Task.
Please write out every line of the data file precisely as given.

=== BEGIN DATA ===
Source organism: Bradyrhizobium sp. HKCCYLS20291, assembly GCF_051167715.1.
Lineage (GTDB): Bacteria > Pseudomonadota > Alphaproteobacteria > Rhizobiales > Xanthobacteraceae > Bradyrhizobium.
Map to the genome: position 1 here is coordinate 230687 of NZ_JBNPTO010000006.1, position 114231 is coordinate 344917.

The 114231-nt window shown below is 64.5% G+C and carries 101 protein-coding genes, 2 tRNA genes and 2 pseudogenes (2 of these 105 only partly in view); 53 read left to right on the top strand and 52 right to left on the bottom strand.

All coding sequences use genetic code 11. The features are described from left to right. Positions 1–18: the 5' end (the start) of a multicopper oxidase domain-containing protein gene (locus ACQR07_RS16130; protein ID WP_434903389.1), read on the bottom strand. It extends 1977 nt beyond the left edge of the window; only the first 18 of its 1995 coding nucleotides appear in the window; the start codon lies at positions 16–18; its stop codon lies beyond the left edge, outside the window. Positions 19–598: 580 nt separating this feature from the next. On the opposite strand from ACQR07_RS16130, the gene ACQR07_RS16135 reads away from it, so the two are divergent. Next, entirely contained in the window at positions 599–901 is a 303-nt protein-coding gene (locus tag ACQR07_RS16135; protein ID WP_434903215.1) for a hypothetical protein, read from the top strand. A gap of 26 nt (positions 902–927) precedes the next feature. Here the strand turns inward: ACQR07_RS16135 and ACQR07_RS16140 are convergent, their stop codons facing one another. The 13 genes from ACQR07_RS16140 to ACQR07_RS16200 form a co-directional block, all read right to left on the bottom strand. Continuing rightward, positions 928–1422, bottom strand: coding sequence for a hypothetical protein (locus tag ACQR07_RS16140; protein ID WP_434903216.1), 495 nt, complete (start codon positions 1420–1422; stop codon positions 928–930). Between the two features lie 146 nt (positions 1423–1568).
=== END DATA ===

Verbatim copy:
Source organism: Bradyrhizobium sp. HKCCYLS20291, assembly GCF_051167715.1.
Lineage (GTDB): Bacteria > Pseudomonadota > Alphaproteobacteria > Rhizobiales > Xanthobacteraceae > Bradyrhizobium.
Map to the genome: position 1 here is coordinate 230687 of NZ_JBNPTO010000006.1, position 114231 is coordinate 344917.

The 114231-nt window shown below is 64.5% G+C and carries 101 protein-coding genes, 2 tRNA genes and 2 pseudogenes (2 of these 105 only partly in view); 53 read left to right on the top strand and 52 right to left on the bottom strand.

All coding sequences use genetic code 11. The features are described from left to right. Positions 1–18: the 5' end (the start) of a multicopper oxidase domain-containing protein gene (locus ACQR07_RS16130; protein ID WP_434903389.1), read on the bottom strand. It extends 1977 nt beyond the left edge of the window; only the first 18 of its 1995 coding nucleotides appear in the window; the start codon lies at positions 16–18; its stop codon lies beyond the left edge, outside the window. Positions 19–598: 580 nt separating this feature from the next. On the opposite strand from ACQR07_RS16130, the gene ACQR07_RS16135 reads away from it, so the two are divergent. Next, entirely contained in the window at positions 599–901 is a 303-nt protein-coding gene (locus tag ACQR07_RS16135; protein ID WP_434903215.1) for a hypothetical protein, read from the top strand. A gap of 26 nt (positions 902–927) precedes the next feature. Here the strand turns inward: ACQR07_RS16135 and ACQR07_RS16140 are convergent, their stop codons facing one another. The 13 genes from ACQR07_RS16140 to ACQR07_RS16200 form a co-directional block, all read right to left on the bottom strand. Continuing rightward, positions 928–1422, bottom strand: coding sequence for a hypothetical protein (locus tag ACQR07_RS16140; protein ID WP_434903216.1), 495 nt, complete (start codon positions 1420–1422; stop codon positions 928–930). Between the two features lie 146 nt (positions 1423–1568).